September 9, 2013
Another death in the infrastructural decay dilemma. Sustainability indicates that a different lens is required in loans disbursements. The typical big loan deals may not cut it in the new economy where big is not the rights of passage as historically. The new thumb is about loaning across platforms to harness potential sustainable companies on the economic landscape. Michigan is a moniker for probability of infrastructural downturns that can lead to catastrophic conditions. The intelligence that is gained from the “Energy Department loses $42M on loan to defunct Michigan company that made vans for disabled” is a forensic playground on sustainability strategies.
Daily Reporter offered, “The Energy Department said Friday it will lose about $42 million on a loan to a now-shuttered Michigan company that made vans for the disabled. Vehicle Production Group, or VPG, suspended operations in February and laid off 100 workers. The company had paid back $5 million of a $50 million federal loan this spring, and the remainder of its debt was sold at auction this week to Humvee manufacturer AM General, which paid $3 million to buy the Energy Department loan.”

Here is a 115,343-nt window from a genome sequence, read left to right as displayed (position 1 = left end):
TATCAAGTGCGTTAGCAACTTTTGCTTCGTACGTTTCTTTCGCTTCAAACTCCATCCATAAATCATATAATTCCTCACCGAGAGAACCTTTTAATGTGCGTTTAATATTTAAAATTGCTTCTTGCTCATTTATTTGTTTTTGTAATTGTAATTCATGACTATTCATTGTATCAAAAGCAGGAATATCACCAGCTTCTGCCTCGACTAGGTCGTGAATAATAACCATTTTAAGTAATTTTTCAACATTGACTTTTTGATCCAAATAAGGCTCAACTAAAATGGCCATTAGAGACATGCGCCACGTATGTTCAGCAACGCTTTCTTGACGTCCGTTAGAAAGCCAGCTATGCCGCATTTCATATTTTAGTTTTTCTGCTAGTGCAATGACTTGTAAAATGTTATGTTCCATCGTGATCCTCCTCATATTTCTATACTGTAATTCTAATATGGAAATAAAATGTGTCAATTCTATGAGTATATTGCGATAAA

“VPG, of Allen Park, Michigan, received a federal loan in 2011 under the same clean-energy program that provided a $529 million loan to electric car maker Fisker Automotive Inc. Fisker had received $192 million before a series of problems led U.S. officials to freeze the loan in 2011. The Obama administration has seized about $28 million from California-based Fisker, which has laid off three-fourths of its workers.”
Today, business aperture calls for new methods to allocate resource and validate business. The work is to review the companies sustainability strategy and not just financial ability to raise quick capital but the acumen to manage trends and understand their ecosystem. The loss of another sunk $42 million are 84 loans to of $500 k to small businesses that could result in overall growth, jobs and innovation.